Should you be eating more to lose weight?

Should you be eating more to lose weight?

Despite the recent focus on self-love and body positivity, weight is still a big concern for many of us. Yo-yo diets are still plastered across the internet, advertising ways to lose weight quickly on extreme calorie restricted diets, thus, inevitably, leading to most people then re-gaining the weight over the next few months. We are constantly being told that we put our health at risk by being overweight but on the reverse could also be damaging our bodies with restrictive diets.  There’s so much conflicting advice out there that the simplicity of weight loss often get’s lost – calories in vs calories out. 

When people think of diets and weight-loss, they often think of eating less – which is partly down to years of mass marketed fad diets giving weight-loss a bad name. But a healthy and balanced diet, supported by natural supplements doesn’t need to mean drastic calorie restriction. If you feel as though you’re are eating very little, but you’re not losing any weight, the answer may in fact be to eat more. Sounds too good to be true right?


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Firstly, take a look at what you are eating.

If you were to put 500 Calories of fruit and veg in a bowl and 500 calories of chicken in a bowl, there would be a a far larger volume of fruit and vegetables in the bowl than chicken. This philosophy can be broken down even further, with 500 calories of lettuce looking like mountains of food whereas 500 calories of grapes would be considerably less. But no-one wants to eat 500 calories of lettuce am I right? The point here is that drinking a meal-replacement milkshake isn’t going to keep you as full as eating 500 calories of wholesome plant foods, not to mention wholesome plant foods also come with other essential nutrients such as fibre.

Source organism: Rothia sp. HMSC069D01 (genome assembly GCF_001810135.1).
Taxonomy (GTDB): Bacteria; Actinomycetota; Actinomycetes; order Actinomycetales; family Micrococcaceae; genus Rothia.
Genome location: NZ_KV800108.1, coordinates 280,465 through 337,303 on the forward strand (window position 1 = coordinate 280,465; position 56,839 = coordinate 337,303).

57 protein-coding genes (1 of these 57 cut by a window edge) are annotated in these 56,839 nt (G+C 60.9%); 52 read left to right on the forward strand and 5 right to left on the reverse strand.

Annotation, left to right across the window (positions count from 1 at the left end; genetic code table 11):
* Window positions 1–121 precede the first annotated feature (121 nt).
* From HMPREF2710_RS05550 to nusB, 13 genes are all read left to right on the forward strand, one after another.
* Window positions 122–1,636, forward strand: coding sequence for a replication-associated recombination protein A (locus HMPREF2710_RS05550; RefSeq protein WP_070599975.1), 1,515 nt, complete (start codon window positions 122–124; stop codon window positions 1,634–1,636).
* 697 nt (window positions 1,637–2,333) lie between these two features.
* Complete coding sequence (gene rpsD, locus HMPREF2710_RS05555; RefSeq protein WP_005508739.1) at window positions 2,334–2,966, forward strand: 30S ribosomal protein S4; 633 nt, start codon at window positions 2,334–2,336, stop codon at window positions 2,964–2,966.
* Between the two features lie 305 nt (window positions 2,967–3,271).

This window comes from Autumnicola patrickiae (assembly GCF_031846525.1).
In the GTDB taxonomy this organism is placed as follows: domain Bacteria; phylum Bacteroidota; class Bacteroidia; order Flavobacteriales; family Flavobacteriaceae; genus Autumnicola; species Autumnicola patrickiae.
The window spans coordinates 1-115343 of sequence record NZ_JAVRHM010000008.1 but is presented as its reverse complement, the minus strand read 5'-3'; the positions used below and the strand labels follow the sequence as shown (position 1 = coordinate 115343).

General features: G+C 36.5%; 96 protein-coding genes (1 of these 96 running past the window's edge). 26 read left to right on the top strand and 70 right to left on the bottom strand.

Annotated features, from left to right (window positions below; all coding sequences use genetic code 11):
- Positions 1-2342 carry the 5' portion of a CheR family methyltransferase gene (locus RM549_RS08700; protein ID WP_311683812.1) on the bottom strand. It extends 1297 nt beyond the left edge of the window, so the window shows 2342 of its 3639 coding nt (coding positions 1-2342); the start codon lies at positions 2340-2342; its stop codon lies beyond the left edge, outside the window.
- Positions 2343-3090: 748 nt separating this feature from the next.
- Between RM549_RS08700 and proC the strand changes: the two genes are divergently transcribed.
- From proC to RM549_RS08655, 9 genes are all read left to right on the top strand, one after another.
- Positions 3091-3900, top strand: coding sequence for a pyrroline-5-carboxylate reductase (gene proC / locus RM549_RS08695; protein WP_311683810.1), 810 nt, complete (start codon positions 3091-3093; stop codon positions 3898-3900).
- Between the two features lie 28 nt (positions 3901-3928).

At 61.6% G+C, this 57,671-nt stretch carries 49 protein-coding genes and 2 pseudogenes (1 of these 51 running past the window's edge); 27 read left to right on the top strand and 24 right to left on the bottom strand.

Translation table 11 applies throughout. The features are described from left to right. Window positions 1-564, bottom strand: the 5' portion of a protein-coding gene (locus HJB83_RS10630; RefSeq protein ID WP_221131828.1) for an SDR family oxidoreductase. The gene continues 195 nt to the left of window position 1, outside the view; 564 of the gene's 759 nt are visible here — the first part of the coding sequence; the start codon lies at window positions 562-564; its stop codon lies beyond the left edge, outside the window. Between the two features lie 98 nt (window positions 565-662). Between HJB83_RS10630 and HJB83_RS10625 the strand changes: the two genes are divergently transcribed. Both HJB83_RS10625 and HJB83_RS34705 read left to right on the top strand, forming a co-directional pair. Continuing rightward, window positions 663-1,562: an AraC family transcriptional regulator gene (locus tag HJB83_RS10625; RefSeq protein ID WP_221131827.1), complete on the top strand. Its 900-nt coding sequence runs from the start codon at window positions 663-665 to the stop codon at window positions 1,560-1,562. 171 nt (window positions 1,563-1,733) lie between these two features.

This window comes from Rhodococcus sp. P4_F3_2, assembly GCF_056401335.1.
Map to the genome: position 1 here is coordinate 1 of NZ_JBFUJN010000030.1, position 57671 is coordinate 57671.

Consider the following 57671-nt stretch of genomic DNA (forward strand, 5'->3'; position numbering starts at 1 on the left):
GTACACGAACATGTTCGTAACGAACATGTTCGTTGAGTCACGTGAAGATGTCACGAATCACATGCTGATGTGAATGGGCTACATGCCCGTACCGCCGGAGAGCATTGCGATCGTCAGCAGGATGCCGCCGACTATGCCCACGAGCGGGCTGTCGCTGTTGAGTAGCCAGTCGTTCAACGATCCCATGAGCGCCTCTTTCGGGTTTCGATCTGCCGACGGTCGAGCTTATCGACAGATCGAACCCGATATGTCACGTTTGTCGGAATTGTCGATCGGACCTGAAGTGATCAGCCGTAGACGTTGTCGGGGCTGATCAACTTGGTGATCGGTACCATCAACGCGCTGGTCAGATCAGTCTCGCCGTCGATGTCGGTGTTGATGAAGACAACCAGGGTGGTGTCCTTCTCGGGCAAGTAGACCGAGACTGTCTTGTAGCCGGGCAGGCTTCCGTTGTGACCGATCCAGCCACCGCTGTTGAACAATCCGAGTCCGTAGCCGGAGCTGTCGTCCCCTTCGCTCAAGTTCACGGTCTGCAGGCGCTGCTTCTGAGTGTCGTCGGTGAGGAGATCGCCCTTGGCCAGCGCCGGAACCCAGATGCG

Although we all agree that to lose weight you must be burning more than you are eating, if you’re eating 1500 calories of fatty, unhealthy food, you’ll feel tired and sluggish and hungry from the processed sugars. Instead eat a greater volume of healthier, plant-based foods, filled with nutrients and slow release energy.

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Are you often hungry?

If you are hungry all of the time, it’s a clear sign that you aren’t eating enough. But, it might also be a sign that you are eating at the wrong times. This can be quite personal. Some people feel great eating three large meals a day. Others find that they get hungry between meals and need a few snacks along the way and some people manage intermittent fasting, eating their dinner at around 6 pm and then not eating again until 2 pm the next day. 

If you find that you are always hungry you will most likely give up on your diet and end up eating over your calorie allowance by snacking throughout the day. The key to feeling full is again down to eating a large volume of foods with a low caloric density, such as vegetables, soups and broths which make your stomach feel full.


Do low energy levels stop you from exercising?

Extreme low calorie diets will leave you feeling tired and drained and it’s not like we need any more excuses to skip a work out. Eating slightly more calories to keep your energy levels higher will enable you to push harder in your workout, resulting in your burning more calories. Remember the equation is as simple as calories in vs calories out, so as long as you push a little harder in your workout eating a little bit more won’t impact your progress. 


Despite the simplicity of the fundamental principles behind weightless it is still one of the biggest money-making industries in the world and yet more people are obese than ever before. The next time you look at starting a fad diet or regime, stop for a second and take yourself back to basics.


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